But, is it crossing the line? Is this an invasion of privacy?

The Cons

I subscribe to a number of websites / companies and individuals. While I appreciate the information they provide, I don’t want them to know I’m at the gym, at the library, or food shopping when I look at their emails.

What’s next? Will tools be able to track you within a specific building? Say your home. Will they be able to know if you’re in the kitchen, the living room, the bathroom . . .

I know this type of tracking is nothing new. But, I am concerned that now if you give your email to a marketer, whether a business, an author, or other, you give them lots more.

Think about it.

Do you really know the people / companies you’re giving your email address to. Or, do you know all those within those companies who may have access to your email address and more.

Now, they’ll have the ability to know where you live, where and when you go shopping, where you get gas, what restaurants your go to, when and where you visit the bank, and every other place you visit . . . all in real-time. Again, crazy.

Companies and their employees will know when you’re home and when you’re not, depending on when and where you open their email.

Call me overly-cautious, but from a subscriber's perspective I don’t like it.

What do you think about this?


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Social Media Marketing - The Event of the Year

The Social Media World 2015 event is taking place March 25th to March 27th. And, it is the event of the year.

For most of us, it’s really not feasible to drop everything and go to San Diego (although, it’d be great if you could). I know I'd love to.

So, to make sure you don’t miss out on anything. To make sure you have an opportunity to partake of this important marketing event, Social Media Examiner is providing VIRTUAL TICKETS!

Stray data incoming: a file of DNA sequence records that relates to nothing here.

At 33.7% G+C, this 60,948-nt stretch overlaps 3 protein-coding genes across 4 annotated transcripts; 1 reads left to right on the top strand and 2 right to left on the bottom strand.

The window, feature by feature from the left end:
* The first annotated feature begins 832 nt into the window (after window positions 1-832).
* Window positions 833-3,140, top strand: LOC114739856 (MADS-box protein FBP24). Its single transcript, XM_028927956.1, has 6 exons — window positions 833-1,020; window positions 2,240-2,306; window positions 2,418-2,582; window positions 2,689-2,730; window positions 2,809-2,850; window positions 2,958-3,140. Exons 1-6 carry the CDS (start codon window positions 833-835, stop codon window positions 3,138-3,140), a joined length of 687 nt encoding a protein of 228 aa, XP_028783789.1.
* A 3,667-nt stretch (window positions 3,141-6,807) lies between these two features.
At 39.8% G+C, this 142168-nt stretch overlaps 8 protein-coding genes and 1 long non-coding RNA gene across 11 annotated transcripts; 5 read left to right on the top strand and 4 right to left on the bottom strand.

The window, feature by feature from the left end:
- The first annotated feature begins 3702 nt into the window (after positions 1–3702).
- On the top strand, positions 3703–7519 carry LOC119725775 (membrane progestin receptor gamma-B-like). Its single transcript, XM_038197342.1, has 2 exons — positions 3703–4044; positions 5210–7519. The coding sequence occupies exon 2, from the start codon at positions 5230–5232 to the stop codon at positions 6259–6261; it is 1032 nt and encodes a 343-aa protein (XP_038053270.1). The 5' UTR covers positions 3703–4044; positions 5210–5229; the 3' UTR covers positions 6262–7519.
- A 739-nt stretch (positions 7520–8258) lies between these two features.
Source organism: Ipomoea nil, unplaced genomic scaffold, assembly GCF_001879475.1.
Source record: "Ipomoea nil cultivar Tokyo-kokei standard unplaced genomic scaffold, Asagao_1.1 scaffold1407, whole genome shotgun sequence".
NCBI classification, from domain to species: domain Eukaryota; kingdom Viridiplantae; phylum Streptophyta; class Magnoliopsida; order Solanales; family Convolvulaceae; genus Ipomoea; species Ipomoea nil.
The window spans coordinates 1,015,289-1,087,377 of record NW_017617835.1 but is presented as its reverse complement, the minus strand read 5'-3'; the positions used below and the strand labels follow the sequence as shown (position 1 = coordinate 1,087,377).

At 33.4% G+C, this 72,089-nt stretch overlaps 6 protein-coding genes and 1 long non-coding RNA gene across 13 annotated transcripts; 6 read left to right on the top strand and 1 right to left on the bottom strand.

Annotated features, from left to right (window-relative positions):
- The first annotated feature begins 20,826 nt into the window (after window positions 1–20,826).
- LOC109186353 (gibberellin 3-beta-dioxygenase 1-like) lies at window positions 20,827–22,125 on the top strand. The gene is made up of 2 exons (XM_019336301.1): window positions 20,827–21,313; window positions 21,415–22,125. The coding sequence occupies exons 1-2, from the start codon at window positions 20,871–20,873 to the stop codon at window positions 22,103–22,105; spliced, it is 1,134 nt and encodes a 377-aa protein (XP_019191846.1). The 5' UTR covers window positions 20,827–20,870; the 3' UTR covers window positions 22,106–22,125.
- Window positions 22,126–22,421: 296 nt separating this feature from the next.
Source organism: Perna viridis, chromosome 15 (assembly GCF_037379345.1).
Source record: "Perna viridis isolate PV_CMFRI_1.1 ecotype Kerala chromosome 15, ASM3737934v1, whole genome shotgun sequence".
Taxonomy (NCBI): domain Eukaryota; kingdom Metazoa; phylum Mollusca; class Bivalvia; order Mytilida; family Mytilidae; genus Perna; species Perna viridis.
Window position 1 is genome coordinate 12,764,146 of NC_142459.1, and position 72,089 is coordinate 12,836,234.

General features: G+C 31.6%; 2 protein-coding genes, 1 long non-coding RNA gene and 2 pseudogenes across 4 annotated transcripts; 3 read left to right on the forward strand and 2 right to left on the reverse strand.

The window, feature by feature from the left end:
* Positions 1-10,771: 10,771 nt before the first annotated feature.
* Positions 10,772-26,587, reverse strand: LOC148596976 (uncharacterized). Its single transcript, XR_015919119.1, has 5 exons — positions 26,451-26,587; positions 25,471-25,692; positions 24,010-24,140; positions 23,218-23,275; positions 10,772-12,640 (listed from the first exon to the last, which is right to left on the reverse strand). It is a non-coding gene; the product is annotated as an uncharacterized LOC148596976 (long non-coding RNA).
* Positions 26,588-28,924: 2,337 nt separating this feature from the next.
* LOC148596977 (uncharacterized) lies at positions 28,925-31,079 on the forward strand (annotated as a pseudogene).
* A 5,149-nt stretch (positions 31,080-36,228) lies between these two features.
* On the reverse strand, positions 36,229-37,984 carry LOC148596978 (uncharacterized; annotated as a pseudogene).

Yes, you can attend without leaving the comfort of your home or office.

Okay, maybe you’re wondering why this is such a special annual event.

It’s because social media is one of the most powerful inbound marketing tools there is. It does everything from generating visibility to increasing your quality inbound links, to boosting your conversions.

Did you know that LinkedIn and Pinterest are a tie for second place in user growth? Did you know that Facebook hasn't grown, but its user engagement has increased. Do you know why this matters?

Visibility, traffic, readership, authority, rankings, conversions, ...

Social media marketing is a must and it’s important to know how to do it effectively.

I don’t usually endorse events, but I know the importance of this one.

And, the virtual ticket is a fraction of the cost of a regular ticket. And, you’ll still get all the great information. You get FULL ACCESS to every session through video recordings.

There’ll be over 100 recordings of everything that goes on. Pretty cool, right?

Those recordings are yours to watch anytime, anywhere.

Why invest in a virtual ticket?

Ah, let me count the ways . . .

1. You can soak in the experience and insights from the world’s leading social media marketer – at your own pace. 

2. It’s cost-effective. No plane fare or other traveling expenses.

3. It’s a great savings compared to the cost of the in-person ticket.

4. The moment you sign up, you have access to an exclusive LinkedIn networking group of other virtual attendees. You’ll have the opportunity to help others and ask questions.

5. You’ll be able to watch the video sessions over and over and over.

6. You’ll also get dowloadable PDF files of slides and audio MP3 files.

7. This event can help you take your business to the next level.

What to do.

Check out this year's Social Media event. Get more information and sign up today.

Let me know  if you sign up - I'll include my Inbound Marketing Secrets eCourse (it's a $97 value).

***Please note, the course does not include one-on-one instruction. I will however check the assignments. Also, proof of the Social Media Marketing World 2015 Virtual Ticket purchase is required.